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Galler v. Galler





APPEAL from the Appellate Court for the First District; heard in that court on appeal from the Superior Court of Cook County; the Hon. WALKER BUTLER, Judge, presiding.


Plaintiff, Emma Galler, sued in equity for an accounting and for specific performance of an agreement made in July, 1955, between plaintiff and her husband, of one part, and defendants, Isadore A. Galler and his wife, Rose, of the other. Defendants appealed from a decree of the superior court of Cook County granting the relief prayed. The First District Appellate Court reversed the decree and denied specific performance, affirming in part the order for an accounting, and modifying the order awarding master's fees. (45 Ill. App.2d 452.) That decision is appealed here on a certificate of importance.

There is no substantial dispute as to the facts in this case. From 1919 to 1924, Benjamin and Isadore Galler, brothers, were equal partners in the Galler Drug Company, a wholesale drug concern. In 1924 the business was incorporated under the Illinois Business Corporation Act, each owning one half of the outstanding 220 shares of stock. In 1945 each contracted to sell 6 shares to an employee, Rosenberg, at a price of $10,500 for each block of 6 shares, payable within 10 years. They guaranteed to repurchase the shares if Rosenberg's employment were terminated, and further agreed that if they sold their shares, Rosenberg would receive the same price per share as that paid for the brothers' shares. Rosenberg was still indebted for the 12 shares in July, 1955, and continued to make payments on account even after Benjamin Galler died in 1957 and after the institution of this action by Emma Galler in 1959. Rosenberg was not involved in this litigation either as a party or as a witness, and in July of 1961, prior to the time that the master in chancery hearings were concluded, defendants Isadore and Rose Galler purchased the 12 shares from Rosenberg. A supplemental complaint was filed by the plaintiff, Emma Galler, asserting an equitable right to have 6 of the 12 shares transferred to her and offering to pay the defendants one half of the amount that the defendants paid Rosenberg. The parties have stipulated that pending disposition of the instant case, these shares will not be voted or transferred. For approximately one year prior to the entry of the decree by the chancellor in July of 1962, there were no outstanding minority shareholder interests.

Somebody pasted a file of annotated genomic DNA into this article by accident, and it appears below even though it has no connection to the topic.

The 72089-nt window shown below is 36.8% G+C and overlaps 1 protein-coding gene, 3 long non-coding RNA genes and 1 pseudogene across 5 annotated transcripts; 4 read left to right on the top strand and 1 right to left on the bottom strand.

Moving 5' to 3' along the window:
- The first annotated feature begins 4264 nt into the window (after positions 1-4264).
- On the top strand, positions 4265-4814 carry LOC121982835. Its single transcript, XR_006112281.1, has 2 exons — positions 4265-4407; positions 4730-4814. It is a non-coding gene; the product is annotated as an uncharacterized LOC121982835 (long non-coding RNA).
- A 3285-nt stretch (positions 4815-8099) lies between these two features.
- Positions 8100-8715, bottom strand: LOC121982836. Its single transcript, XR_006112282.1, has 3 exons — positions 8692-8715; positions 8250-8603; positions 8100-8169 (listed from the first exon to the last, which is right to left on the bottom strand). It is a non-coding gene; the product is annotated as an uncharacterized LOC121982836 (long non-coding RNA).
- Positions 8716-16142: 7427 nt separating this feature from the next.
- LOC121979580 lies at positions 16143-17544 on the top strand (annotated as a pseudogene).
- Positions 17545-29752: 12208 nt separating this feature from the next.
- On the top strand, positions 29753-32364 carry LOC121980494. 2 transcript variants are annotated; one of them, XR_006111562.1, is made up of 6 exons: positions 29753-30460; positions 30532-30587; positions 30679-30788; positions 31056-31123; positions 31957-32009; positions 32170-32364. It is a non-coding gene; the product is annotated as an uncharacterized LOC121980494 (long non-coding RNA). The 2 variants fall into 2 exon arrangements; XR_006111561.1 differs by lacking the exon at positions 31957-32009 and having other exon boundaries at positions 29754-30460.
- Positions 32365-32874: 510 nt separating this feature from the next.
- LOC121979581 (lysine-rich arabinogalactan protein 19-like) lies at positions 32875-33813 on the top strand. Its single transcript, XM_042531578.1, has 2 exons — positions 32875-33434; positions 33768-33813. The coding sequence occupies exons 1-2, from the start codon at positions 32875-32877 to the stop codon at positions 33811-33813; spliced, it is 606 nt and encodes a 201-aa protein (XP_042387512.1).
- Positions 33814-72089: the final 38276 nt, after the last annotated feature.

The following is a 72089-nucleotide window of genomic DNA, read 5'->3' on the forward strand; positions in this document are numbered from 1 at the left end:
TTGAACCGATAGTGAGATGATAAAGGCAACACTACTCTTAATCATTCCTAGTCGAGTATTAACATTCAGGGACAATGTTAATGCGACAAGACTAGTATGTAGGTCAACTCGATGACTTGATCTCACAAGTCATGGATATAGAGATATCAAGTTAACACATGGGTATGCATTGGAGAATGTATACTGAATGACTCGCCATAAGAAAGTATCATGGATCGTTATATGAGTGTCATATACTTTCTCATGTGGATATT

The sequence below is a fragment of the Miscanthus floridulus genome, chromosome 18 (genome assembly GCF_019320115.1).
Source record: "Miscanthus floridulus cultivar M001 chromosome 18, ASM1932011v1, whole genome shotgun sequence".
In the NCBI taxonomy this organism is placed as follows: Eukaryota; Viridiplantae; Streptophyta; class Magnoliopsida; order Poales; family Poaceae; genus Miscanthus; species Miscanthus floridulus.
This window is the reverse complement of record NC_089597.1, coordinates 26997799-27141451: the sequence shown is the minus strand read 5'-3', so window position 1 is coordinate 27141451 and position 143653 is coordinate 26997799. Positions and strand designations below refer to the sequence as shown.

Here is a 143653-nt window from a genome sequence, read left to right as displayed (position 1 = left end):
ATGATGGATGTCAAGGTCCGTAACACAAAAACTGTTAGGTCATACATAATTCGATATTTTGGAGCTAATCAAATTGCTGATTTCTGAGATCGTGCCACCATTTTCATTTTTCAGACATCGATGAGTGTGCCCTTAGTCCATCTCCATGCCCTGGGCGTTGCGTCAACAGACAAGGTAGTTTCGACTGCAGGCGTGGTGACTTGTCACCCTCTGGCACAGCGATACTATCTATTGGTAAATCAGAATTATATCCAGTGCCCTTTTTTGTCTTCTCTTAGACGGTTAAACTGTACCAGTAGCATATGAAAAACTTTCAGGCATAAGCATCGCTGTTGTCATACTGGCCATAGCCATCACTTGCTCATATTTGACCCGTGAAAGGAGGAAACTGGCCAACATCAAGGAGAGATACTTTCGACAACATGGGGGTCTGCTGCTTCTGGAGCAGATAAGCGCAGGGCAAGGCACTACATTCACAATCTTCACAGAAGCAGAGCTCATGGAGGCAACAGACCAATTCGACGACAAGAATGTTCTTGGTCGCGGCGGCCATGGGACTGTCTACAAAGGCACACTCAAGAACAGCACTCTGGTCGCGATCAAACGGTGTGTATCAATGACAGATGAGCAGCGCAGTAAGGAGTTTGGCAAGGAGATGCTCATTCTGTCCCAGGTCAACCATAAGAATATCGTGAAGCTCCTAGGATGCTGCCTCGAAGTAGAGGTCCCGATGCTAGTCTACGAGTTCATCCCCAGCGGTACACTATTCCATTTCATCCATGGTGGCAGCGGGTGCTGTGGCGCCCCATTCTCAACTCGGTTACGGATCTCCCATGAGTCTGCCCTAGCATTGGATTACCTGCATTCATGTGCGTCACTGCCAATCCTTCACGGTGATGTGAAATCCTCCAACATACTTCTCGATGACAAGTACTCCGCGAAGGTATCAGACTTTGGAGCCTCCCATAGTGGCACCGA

In March, 1954, Benjamin and Isadore, on the advice of their accountant, decided to enter into an agreement for the financial protection of their immediate families and to assure their families, after the death of either brother, equal control of the corporation. In June, 1954, while the agreement was in the process of preparation by an attorney-associate of the accountant, Benjamin suffered a heart attack. Although he resumed his business duties some months later, he was again stricken in February, 1955, and thereafter was unable to return to work. During his brother's illness, Isadore asked the accountant to have the shareholders' agreement put in final form in order to protect Benjamin's wife, and this was done by another attorney employed in the accountant's office. On a Saturday night in July, 1955, the accountant brought the agreement to Benjamin's home, and 6 copies of it were executed there by the two brothers and their wives. The accountant then collected all signed copies of the agreement and informed the parties that he was taking them for safe keeping. Between the execution of the agreement in July, 1955, and Benjamin's death in December, 1957, the agreement was not modified. Benjamin suffered a stroke late in July, 1955, and on August 2, 1955, Isadore and the accountant and a notary public brought to Benjamin for signature two powers of attorney which were retained by the accountant after Benjamin executed them with Isadore as a witness. The plaintiff did not read the powers and she never had them. One of the powers authorized the transfer of Benjamin's bank account to Emma and the other power enabled Emma to vote Benjamin's 104 shares. Because of the state of Benjamin's health, nothing further was said to him by any of the parties concerning the agreement. It appears from the evidence that some months after the agreement was signed, the defendants Isadore and Rose Galler and their son, the defendant, Aaron Galler, sought to have the agreements destroyed. The evidence is undisputed that defendants had decided prior to Benjamin's death they would not honor the agreement, but never disclosed their intention to plaintiff or her husband.